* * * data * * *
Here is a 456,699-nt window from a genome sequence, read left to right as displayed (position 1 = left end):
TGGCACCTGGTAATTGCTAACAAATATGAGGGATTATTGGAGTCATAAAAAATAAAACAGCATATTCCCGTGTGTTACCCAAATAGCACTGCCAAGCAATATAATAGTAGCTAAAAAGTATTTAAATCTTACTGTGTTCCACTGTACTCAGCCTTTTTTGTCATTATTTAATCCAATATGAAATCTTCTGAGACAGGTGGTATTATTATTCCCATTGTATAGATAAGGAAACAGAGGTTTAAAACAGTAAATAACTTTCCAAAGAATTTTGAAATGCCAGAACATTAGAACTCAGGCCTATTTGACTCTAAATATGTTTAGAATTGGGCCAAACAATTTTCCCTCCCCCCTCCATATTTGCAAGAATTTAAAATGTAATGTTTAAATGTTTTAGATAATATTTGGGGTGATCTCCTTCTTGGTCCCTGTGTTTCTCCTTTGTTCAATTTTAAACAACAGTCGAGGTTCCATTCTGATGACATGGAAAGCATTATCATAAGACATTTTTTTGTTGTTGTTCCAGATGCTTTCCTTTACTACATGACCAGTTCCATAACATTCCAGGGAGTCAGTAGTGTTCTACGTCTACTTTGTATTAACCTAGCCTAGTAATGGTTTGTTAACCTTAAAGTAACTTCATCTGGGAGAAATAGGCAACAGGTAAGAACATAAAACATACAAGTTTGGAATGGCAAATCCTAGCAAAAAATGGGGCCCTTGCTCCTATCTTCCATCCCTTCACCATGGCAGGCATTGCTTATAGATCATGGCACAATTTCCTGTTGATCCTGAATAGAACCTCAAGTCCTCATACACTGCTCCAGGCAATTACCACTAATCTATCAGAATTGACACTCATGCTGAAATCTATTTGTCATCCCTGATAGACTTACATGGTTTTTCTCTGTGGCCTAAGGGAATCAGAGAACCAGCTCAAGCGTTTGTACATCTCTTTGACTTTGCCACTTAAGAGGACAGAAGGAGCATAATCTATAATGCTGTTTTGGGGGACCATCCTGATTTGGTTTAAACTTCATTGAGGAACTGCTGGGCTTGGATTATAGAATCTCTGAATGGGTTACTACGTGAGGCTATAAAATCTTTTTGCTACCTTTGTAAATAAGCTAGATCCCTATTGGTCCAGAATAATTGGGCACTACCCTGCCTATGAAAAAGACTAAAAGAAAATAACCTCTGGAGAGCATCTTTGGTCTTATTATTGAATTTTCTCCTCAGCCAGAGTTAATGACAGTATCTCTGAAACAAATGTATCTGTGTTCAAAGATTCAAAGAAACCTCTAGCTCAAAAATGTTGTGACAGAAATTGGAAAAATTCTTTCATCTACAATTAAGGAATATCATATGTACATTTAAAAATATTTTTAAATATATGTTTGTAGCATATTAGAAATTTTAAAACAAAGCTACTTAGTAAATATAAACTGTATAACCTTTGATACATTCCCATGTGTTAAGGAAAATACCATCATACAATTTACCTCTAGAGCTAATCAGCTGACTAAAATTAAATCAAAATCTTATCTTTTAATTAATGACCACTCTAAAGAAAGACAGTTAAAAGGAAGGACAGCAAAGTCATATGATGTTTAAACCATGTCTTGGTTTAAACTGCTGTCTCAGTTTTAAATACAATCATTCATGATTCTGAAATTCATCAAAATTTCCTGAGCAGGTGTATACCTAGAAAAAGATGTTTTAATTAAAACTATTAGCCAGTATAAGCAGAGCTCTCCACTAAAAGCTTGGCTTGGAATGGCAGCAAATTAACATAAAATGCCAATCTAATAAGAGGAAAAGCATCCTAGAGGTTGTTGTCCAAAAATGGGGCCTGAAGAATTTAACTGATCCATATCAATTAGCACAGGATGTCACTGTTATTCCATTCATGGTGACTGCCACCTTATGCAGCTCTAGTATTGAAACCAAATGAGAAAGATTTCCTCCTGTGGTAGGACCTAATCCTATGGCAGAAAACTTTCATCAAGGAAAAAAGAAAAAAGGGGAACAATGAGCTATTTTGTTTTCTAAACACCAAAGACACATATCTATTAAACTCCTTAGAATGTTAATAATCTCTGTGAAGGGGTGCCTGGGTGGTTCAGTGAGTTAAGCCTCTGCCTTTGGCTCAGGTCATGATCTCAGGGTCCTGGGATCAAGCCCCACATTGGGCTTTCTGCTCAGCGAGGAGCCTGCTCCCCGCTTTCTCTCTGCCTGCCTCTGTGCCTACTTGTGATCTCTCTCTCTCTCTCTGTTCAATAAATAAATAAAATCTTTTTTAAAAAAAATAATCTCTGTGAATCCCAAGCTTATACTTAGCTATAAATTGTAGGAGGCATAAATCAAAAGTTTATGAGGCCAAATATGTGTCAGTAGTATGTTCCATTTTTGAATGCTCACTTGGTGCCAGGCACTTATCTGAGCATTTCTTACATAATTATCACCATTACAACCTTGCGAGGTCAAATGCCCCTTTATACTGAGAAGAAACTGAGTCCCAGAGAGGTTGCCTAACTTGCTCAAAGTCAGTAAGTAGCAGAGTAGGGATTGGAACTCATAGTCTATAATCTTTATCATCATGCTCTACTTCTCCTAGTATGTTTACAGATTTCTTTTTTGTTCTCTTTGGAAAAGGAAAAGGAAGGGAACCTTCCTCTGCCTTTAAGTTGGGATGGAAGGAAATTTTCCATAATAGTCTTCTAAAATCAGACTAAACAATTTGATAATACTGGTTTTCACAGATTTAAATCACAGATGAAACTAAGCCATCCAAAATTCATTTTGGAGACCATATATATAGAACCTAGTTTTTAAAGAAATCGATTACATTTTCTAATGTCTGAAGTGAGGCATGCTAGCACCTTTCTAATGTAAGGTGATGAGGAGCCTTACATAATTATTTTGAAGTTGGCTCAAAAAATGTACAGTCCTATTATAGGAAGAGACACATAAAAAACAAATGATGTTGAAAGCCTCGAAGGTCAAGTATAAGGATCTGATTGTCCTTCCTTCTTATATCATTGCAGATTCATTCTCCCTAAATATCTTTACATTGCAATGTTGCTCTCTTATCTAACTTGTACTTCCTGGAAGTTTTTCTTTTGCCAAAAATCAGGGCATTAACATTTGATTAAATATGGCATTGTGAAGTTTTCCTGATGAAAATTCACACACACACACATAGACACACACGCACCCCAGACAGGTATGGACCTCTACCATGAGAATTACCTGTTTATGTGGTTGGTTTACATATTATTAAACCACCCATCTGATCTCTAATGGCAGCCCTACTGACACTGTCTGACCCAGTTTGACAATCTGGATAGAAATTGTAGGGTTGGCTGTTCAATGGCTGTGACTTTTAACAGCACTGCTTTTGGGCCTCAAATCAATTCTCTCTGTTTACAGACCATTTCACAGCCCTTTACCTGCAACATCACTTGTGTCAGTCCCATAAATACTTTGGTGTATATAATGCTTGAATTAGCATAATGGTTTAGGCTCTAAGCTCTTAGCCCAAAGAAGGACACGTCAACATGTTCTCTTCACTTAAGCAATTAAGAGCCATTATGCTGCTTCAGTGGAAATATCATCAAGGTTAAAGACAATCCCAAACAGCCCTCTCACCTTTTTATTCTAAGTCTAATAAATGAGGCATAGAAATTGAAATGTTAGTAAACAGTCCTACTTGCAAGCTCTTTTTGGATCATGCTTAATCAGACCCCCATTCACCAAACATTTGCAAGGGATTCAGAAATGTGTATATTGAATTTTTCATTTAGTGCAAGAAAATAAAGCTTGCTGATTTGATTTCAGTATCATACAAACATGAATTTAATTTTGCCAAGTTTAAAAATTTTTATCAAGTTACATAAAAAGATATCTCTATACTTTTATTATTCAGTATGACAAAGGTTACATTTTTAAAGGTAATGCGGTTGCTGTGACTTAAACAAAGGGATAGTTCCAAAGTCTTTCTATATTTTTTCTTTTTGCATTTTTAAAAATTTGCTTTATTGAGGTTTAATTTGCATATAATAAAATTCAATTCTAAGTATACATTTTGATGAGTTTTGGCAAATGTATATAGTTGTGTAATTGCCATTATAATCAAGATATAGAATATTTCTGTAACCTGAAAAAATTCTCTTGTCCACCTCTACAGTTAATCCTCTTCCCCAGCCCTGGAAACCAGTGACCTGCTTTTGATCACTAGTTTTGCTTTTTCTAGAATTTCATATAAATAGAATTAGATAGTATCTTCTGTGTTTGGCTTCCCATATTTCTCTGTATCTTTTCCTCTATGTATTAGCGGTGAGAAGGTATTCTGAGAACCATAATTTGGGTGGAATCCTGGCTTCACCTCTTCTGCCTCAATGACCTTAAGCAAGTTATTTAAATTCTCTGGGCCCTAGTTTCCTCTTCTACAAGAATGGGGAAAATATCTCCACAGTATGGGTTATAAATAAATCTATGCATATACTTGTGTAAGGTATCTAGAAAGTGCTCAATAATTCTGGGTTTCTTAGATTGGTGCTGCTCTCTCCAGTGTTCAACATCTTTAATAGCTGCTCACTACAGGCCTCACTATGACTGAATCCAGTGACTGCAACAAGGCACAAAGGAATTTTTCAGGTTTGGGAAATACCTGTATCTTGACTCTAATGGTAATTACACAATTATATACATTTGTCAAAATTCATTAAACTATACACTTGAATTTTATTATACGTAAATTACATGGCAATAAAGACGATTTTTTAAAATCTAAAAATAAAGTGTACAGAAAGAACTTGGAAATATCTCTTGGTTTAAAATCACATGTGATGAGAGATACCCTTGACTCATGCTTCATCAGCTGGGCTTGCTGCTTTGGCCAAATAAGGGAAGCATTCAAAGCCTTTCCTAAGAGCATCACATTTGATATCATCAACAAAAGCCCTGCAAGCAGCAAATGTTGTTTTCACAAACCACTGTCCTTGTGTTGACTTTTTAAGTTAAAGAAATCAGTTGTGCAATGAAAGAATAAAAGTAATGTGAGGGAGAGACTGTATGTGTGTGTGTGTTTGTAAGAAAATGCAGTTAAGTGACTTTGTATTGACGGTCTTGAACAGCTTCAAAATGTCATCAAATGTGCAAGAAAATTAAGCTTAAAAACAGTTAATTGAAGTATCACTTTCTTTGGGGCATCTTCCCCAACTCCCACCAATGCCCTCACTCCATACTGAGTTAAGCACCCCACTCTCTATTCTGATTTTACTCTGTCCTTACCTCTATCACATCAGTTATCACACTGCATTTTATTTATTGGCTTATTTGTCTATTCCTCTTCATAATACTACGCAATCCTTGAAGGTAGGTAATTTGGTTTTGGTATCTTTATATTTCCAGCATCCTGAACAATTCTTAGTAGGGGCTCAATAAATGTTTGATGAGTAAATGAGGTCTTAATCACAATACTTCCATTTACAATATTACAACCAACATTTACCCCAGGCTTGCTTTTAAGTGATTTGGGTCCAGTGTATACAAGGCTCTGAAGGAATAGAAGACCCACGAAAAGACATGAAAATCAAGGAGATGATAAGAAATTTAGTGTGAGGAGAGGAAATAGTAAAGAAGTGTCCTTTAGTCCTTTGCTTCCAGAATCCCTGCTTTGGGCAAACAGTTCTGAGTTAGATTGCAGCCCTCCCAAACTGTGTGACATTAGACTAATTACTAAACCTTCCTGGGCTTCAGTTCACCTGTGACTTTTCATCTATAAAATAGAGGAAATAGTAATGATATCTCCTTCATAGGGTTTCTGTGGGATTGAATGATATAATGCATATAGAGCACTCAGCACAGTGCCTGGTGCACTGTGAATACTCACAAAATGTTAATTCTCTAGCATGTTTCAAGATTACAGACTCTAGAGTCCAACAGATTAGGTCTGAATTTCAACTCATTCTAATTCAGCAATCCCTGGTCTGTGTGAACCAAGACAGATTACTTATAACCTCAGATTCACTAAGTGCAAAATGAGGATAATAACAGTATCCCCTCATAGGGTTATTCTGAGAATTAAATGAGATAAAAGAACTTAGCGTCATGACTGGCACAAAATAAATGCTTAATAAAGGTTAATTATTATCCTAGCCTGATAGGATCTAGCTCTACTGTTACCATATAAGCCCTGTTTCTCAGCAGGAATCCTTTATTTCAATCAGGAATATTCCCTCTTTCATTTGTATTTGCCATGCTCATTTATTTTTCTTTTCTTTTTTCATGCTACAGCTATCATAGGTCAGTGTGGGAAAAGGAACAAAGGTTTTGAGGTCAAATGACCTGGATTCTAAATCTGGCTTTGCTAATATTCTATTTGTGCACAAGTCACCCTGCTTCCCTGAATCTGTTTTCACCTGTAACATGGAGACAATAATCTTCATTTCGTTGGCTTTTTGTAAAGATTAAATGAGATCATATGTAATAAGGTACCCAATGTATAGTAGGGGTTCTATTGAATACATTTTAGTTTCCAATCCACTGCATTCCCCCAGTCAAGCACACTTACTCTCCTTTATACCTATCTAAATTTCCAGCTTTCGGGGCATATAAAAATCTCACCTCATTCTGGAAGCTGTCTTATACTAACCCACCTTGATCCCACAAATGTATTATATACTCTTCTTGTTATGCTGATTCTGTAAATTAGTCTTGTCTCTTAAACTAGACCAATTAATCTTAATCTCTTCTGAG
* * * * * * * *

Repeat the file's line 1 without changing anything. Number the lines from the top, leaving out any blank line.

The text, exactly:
Here is a 456,699-nt window from a genome sequence, read left to right as displayed (position 1 = left end):